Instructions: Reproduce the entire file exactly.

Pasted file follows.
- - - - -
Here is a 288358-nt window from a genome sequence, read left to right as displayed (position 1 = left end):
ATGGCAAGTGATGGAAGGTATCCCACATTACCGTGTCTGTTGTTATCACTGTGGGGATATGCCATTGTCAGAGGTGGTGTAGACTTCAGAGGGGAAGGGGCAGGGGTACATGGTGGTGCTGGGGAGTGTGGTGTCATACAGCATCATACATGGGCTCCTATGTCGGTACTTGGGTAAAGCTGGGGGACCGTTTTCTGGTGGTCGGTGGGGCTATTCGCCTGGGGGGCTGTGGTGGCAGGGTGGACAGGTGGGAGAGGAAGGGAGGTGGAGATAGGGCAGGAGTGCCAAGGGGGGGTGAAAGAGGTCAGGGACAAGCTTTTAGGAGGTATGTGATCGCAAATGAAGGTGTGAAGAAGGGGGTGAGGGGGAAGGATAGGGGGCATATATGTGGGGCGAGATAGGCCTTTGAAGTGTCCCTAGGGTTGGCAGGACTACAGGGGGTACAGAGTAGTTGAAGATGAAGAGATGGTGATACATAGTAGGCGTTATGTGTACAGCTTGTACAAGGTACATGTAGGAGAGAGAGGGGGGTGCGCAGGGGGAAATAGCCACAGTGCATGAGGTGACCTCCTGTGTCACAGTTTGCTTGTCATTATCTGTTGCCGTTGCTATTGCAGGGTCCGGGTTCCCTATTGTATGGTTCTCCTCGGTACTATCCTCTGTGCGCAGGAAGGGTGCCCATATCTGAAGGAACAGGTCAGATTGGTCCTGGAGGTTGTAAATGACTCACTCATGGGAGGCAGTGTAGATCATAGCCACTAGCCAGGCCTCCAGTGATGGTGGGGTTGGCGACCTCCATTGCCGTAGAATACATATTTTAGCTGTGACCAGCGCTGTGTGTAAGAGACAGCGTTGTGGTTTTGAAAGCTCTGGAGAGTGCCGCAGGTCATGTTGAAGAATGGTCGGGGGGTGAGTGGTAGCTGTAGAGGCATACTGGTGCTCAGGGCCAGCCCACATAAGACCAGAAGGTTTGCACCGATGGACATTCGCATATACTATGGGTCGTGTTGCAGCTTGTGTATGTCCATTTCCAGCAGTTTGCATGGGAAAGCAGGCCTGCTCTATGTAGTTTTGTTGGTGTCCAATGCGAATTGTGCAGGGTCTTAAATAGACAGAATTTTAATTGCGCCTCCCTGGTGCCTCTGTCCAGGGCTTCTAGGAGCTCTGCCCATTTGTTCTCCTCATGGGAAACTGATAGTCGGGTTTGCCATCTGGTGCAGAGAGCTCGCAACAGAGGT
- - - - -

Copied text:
Here is a 288358-nt window from a genome sequence, read left to right as displayed (position 1 = left end):
ATGGCAAGTGATGGAAGGTATCCCACATTACCGTGTCTGTTGTTATCACTGTGGGGATATGCCATTGTCAGAGGTGGTGTAGACTTCAGAGGGGAAGGGGCAGGGGTACATGGTGGTGCTGGGGAGTGTGGTGTCATACAGCATCATACATGGGCTCCTATGTCGGTACTTGGGTAAAGCTGGGGGACCGTTTTCTGGTGGTCGGTGGGGCTATTCGCCTGGGGGGCTGTGGTGGCAGGGTGGACAGGTGGGAGAGGAAGGGAGGTGGAGATAGGGCAGGAGTGCCAAGGGGGGGTGAAAGAGGTCAGGGACAAGCTTTTAGGAGGTATGTGATCGCAAATGAAGGTGTGAAGAAGGGGGTGAGGGGGAAGGATAGGGGGCATATATGTGGGGCGAGATAGGCCTTTGAAGTGTCCCTAGGGTTGGCAGGACTACAGGGGGTACAGAGTAGTTGAAGATGAAGAGATGGTGATACATAGTAGGCGTTATGTGTACAGCTTGTACAAGGTACATGTAGGAGAGAGAGGGGGGTGCGCAGGGGGAAATAGCCACAGTGCATGAGGTGACCTCCTGTGTCACAGTTTGCTTGTCATTATCTGTTGCCGTTGCTATTGCAGGGTCCGGGTTCCCTATTGTATGGTTCTCCTCGGTACTATCCTCTGTGCGCAGGAAGGGTGCCCATATCTGAAGGAACAGGTCAGATTGGTCCTGGAGGTTGTAAATGACTCACTCATGGGAGGCAGTGTAGATCATAGCCACTAGCCAGGCCTCCAGTGATGGTGGGGTTGGCGACCTCCATTGCCGTAGAATACATATTTTAGCTGTGACCAGCGCTGTGTGTAAGAGACAGCGTTGTGGTTTTGAAAGCTCTGGAGAGTGCCGCAGGTCATGTTGAAGAATGGTCGGGGGGTGAGTGGTAGCTGTAGAGGCATACTGGTGCTCAGGGCCAGCCCACATAAGACCAGAAGGTTTGCACCGATGGACATTCGCATATACTATGGGTCGTGTTGCAGCTTGTGTATGTCCATTTCCAGCAGTTTGCATGGGAAAGCAGGCCTGCTCTATGTAGTTTTGTTGGTGTCCAATGCGAATTGTGCAGGGTCTTAAATAGACAGAATTTTAATTGCGCCTCCCTGGTGCCTCTGTCCAGGGCTTCTAGGAGCTCTGCCCATTTGTTCTCCTCATGGGAAACTGATAGTCGGGTTTGCCATCTGGTGCAGAGAGCTCGCAACAGAGGT